Over 100,000 fewer young people took part in the Scouts last year and 15,000 volunteers left during the pandemic, the charity revealed.
Today the Scouts launched a campaign, #GoodForYou, in a bid to attract at least 5,000 new or lapsed volunteers.
Youth membership at the Scouts has fallen by nearly 25% from 480,083 last year to 362,752. Adult volunteer numbers are also down from 155,907 in 2020 to 140,810 for 2021.
The charity attributes these drops to pressure and disruption during the pandemic. Prior to the pandemic it had seen a sustained period of growth, with total members increasing by 200,000 between 2006 and 2020.
‘Volunteering is good for communities, good for young people and good for you’
However, now that lockdown restrictions are lifting people are returning to scouting, its chief executive said, which is why more volunteers are needed.
Matt Hyde, chief executive of the Scouts, said: “Young people have lost out on so much in the past year and our membership numbers show how many were unable to continue with Scouts due to lockdown.
“The good news is they are coming back in droves, so we need more people to help us make sure young people can once again meet friends, have fun and fulfil their potential by learning skills for life. That’s why today we’re calling on people to volunteer for Scouts. Volunteering is good for communities, good for young people and good for you.”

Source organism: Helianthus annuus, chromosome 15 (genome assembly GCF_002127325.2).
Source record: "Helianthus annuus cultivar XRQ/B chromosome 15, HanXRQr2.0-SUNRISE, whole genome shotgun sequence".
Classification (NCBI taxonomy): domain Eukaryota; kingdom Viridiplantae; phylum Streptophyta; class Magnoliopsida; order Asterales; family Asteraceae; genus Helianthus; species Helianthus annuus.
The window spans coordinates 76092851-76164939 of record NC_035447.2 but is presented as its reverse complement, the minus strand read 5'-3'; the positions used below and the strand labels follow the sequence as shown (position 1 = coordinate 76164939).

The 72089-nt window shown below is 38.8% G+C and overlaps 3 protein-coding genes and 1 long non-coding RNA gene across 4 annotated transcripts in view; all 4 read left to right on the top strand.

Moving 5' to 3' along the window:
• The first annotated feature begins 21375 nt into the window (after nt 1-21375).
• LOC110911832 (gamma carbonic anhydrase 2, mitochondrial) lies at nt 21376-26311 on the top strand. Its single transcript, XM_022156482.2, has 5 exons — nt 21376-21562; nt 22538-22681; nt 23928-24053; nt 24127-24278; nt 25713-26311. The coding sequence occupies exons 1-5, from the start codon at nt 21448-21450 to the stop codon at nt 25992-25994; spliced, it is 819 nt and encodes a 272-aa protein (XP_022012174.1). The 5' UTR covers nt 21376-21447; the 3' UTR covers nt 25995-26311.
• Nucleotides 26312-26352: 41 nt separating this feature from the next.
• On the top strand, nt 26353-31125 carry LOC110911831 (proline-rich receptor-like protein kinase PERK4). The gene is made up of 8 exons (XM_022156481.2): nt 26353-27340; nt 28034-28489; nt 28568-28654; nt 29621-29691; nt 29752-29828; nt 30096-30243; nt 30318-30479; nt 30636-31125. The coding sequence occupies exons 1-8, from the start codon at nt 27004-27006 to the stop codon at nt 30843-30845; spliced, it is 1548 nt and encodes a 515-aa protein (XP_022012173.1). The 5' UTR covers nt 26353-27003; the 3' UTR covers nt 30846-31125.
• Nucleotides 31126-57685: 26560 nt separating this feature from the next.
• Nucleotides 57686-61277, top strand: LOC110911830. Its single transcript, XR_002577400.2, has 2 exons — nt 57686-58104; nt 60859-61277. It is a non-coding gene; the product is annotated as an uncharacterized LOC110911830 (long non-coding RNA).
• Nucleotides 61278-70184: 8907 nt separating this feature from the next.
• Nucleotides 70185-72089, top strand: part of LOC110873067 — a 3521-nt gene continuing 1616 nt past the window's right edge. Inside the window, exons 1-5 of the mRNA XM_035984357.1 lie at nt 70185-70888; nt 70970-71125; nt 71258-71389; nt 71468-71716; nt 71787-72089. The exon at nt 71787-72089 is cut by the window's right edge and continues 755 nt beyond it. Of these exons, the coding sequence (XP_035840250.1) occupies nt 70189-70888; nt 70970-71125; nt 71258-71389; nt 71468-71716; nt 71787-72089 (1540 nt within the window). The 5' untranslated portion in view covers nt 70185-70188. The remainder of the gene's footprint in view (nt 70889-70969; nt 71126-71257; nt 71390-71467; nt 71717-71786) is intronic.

Over the next six months, the Scouts will run local recruitment campaigns, reaching out to new volunteers and reconnecting with people who drifted away during the pandemic.
Louise Azavedo a Scout volunteer from North London, said: “In my area, Scouts is a lifeline for those in areas of deprivation - during the pandemic it became a beacon of normality for young people and help them keep a positive mental attitude during a difficult time.
“I know that Scouts helped me get through the last year as well. Scouts makes such a difference to young people’s lives in the long term, plus it’s a great way for adults to have fun too.”
Mixed picture for volunteering during the pandemic
Earlier this week NCVO research highlighted how there had been a mixed volunteering picture for different types of charity during the pandemic.
Some organisations experienced a marked increase in volunteers, with more people available due to being furloughed.
Meanwhile, others struggled to continue their activities in lockdown, or their volunteers were unable to take part due to shielding.